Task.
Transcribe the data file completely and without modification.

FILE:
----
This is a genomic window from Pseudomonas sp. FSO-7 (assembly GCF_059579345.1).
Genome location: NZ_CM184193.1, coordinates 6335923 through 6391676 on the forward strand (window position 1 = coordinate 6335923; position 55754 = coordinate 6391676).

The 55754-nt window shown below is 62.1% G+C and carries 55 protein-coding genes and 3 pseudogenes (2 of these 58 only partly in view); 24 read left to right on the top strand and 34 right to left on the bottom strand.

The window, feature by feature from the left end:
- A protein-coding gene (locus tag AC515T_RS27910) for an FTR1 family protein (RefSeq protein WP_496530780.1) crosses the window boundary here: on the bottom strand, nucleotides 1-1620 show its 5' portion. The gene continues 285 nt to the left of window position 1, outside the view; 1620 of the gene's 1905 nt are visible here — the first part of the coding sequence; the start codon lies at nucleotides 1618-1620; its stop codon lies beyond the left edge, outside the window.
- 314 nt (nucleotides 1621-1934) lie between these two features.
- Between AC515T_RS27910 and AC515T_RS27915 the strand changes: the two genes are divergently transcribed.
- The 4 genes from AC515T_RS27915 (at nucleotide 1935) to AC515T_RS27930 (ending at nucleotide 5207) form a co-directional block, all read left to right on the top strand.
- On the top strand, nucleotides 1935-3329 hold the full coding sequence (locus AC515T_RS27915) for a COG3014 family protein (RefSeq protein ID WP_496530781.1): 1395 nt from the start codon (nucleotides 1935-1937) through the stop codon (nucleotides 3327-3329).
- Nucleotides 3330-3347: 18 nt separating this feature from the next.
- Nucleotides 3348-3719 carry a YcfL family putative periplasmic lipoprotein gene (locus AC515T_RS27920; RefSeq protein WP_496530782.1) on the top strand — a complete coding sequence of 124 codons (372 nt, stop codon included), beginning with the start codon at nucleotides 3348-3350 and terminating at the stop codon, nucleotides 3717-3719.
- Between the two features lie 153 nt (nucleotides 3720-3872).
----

This is a genomic window from Pseudomonas sp. FSO-7 (assembly GCF_059579345.1).
Genome location: NZ_CM184193.1, coordinates 6335923 through 6391676 on the forward strand (window position 1 = coordinate 6335923; position 55754 = coordinate 6391676).

The 55754-nt window shown below is 62.1% G+C and carries 55 protein-coding genes and 3 pseudogenes (2 of these 58 only partly in view); 24 read left to right on the top strand and 34 right to left on the bottom strand.

The window, feature by feature from the left end:
- A protein-coding gene (locus tag AC515T_RS27910) for an FTR1 family protein (RefSeq protein WP_496530780.1) crosses the window boundary here: on the bottom strand, nucleotides 1-1620 show its 5' portion. The gene continues 285 nt to the left of window position 1, outside the view; 1620 of the gene's 1905 nt are visible here — the first part of the coding sequence; the start codon lies at nucleotides 1618-1620; its stop codon lies beyond the left edge, outside the window.
- 314 nt (nucleotides 1621-1934) lie between these two features.
- Between AC515T_RS27910 and AC515T_RS27915 the strand changes: the two genes are divergently transcribed.
- The 4 genes from AC515T_RS27915 (at nucleotide 1935) to AC515T_RS27930 (ending at nucleotide 5207) form a co-directional block, all read left to right on the top strand.
- On the top strand, nucleotides 1935-3329 hold the full coding sequence (locus AC515T_RS27915) for a COG3014 family protein (RefSeq protein ID WP_496530781.1): 1395 nt from the start codon (nucleotides 1935-1937) through the stop codon (nucleotides 3327-3329).
- Nucleotides 3330-3347: 18 nt separating this feature from the next.
- Nucleotides 3348-3719 carry a YcfL family putative periplasmic lipoprotein gene (locus AC515T_RS27920; RefSeq protein WP_496530782.1) on the top strand — a complete coding sequence of 124 codons (372 nt, stop codon included), beginning with the start codon at nucleotides 3348-3350 and terminating at the stop codon, nucleotides 3717-3719.
- Between the two features lie 153 nt (nucleotides 3720-3872).